New International Trade and Investment Rules between Globalization and Anti-Globalization
Larry Catá Backer (Professor, Penn State University)
I have been tasked with the great responsibility of closing this excellent conference. My closing remarks must start with a heartfelt thanks to Shaoming Zhu for her brilliant work in putting this conference together; she was the master weaver whose efforts produced this great tapestry. Great thanks as well for the organizations whose backing made this conference possible: Penn State Law; The Coalition for Peace & Ethics; Penn State School of International Affairs; The Foundation for Law and International Affairs; The Penn State University Center for Global Studies; Business and Human Rights Catalyst, Alliance Manchester Business School, Manchester University (U.K:); and the Penn State University Research and Career Development Network for Law and International Affairs. Many thanks as well for the support of Penn State Law’s Interim Dean James W. Houck, and our Dean Designate Hari M. Osofsky and for their gracious and warm welcome that opened the Conference.
Over the course of the last two days, a group of extraordinary academics and graduate students have come together to share perspectives, insights, and the fruits of research around some of the most pressing issues of the day, issues that have lent their name to the conference itself: New International Trade and Investment Rules Between Globalization and Anti-Globalization.
We started with the opening remarks of Dean McPhail, which set the stage for our discussions. The connections between trade and human rights must take into account both the language of normative frameworks and the language of business. There was great subtlety in the double meaning of the notion of accounting for human rights in international trade both as a reference to assessment and judgment, on the one hand, and as well to the framing language through which these judgements ought to be made.
Out first panel considered the Convergence and Diversification of The International Trade and Investment Regimes. The panel pointed to certain contradictions at the heart of the construction of global trading orders. On the one hand the need to facilitate global production chains, bringing together all of the elements necessary for the exploitation of resources and labor, and the need to ensure sustainability for the long-term value creation of these production chains, militate in favor of convergence and coordinated linkages. On the other hand, the specific national context and stages of historical development of states situated in different portions of those production chains pull toward diversification. At its most advanced, these forces of diversification produce either fracture within states (as the domestic economy splits between a globalized and a localized sector) and between them . It was in this context that one could consider national perspectives in the trade of illegal timber products, the recognition of arbitral awards, anti-dumping duties on international trade, embedding of free trade zone arbitration rules and cross border bankruptcy and FDI regulatory frameworks as background for China’s One Belt One Road implementation. We are grateful to Yanmei Lin, Oluwaseun Ajayi, Armstrong Chen and Feng Li for these insights.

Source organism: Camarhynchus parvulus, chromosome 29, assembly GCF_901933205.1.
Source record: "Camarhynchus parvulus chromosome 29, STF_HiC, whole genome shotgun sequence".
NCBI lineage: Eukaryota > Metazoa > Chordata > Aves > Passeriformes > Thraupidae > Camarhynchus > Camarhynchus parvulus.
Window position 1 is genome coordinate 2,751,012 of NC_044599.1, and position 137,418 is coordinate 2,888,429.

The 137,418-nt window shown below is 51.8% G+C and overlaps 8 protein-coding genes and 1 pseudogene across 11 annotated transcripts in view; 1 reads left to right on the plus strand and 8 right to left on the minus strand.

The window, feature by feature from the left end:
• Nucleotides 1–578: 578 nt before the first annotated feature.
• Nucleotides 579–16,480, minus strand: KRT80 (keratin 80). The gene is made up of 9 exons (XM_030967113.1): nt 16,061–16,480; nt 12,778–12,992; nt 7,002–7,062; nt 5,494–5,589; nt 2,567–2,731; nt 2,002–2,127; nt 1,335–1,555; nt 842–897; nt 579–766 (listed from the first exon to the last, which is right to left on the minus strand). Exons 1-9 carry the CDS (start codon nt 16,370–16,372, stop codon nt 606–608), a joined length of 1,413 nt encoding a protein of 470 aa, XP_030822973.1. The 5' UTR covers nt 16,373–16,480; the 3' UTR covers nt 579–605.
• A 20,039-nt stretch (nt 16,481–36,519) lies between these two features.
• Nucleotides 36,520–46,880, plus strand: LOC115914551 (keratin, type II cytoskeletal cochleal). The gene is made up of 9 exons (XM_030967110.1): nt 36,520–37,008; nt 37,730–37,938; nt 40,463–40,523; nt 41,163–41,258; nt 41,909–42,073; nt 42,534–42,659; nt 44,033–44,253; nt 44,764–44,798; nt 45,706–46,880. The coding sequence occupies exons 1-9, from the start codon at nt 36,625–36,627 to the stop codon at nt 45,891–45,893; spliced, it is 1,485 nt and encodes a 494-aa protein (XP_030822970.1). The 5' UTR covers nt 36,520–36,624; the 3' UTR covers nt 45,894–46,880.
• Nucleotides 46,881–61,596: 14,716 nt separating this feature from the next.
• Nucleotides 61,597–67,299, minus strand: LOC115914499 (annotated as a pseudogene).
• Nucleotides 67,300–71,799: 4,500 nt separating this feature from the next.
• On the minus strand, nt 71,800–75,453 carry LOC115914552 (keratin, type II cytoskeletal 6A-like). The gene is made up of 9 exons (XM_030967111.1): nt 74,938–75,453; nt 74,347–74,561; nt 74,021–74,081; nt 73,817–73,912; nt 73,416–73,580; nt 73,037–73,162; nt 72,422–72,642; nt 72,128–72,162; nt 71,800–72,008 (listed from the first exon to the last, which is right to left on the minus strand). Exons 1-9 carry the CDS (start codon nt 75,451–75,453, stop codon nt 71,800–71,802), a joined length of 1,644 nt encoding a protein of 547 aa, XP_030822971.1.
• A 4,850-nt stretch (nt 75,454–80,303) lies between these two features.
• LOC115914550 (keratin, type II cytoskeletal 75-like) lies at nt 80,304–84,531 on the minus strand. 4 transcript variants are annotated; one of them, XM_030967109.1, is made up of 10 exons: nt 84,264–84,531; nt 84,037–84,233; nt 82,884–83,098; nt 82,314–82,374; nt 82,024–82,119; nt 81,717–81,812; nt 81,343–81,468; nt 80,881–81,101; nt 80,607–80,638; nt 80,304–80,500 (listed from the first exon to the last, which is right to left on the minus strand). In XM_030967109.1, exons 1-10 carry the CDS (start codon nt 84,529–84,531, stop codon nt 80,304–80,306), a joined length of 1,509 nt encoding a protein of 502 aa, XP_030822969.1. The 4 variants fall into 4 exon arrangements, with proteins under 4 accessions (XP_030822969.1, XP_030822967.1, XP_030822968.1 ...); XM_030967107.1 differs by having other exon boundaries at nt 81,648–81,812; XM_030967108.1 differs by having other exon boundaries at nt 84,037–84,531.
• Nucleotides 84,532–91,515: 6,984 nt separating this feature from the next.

Our second panel moved from convergence and divergence to the fundamental issue of the Constitutionalization of international trade and investment Rules Beyond the State or Among States. Constitutionalization was once considered a “one road” process. The panel revealed the variety in paths toward Constitutionalization and its contextualized manifestation among the leading states and international organizations driving the process. These discussions, of course, occur in the shadow of the Trans-Pacific Partnership as a constitutionalizing framework now abandoned by one of its principal architects. Dean Wei Shen reminded us of the complexities and possibilities beyond TPP Constitutionalization through China’s BITs and FDI law. This road to Constitutionalization may be more profoundly influential than it might have been through even a year ago—what might be the functional difference between a unitary Constitutionalization process represented by TPP, and the aggregation of deeply coordinated bilateral agreements all which together produce the same effect? Paolo Farah’s consideration of civil society, and national, bilateral and multilateral investments toward what was euphemistically called “non-trade concerns” added an important human rights dimension to that trend. Beyond that, Flora Sapio reminded us of the critical importance of unwritten constitutions and the Constitutionalization of the territories framed through international trade. The reference to Jiang Shigong’s germinal work on Chinese and European written and unwritten constitutions here are both echoed and transformed. Bin Li picked up the critical linkage between trade and rights—that is between the rights of capital and that of labor and mass society. His consideration of those linkages between human rights norms and investment rules reminded us that Constitutionalization must be considered in a broader scope than what might be intimated from the limits of the functional differentiation that separates trade from other aspects of human political and economic life. Lastly Xaiofu Li provided an essential link between the structures of Constitutionalization and the provision of services. His consideration of legal service of the Chinese market in the current stage of Chinese historical development provides a reminder that high theory fails unless it can be expressed precisely in operational lives of economic actors.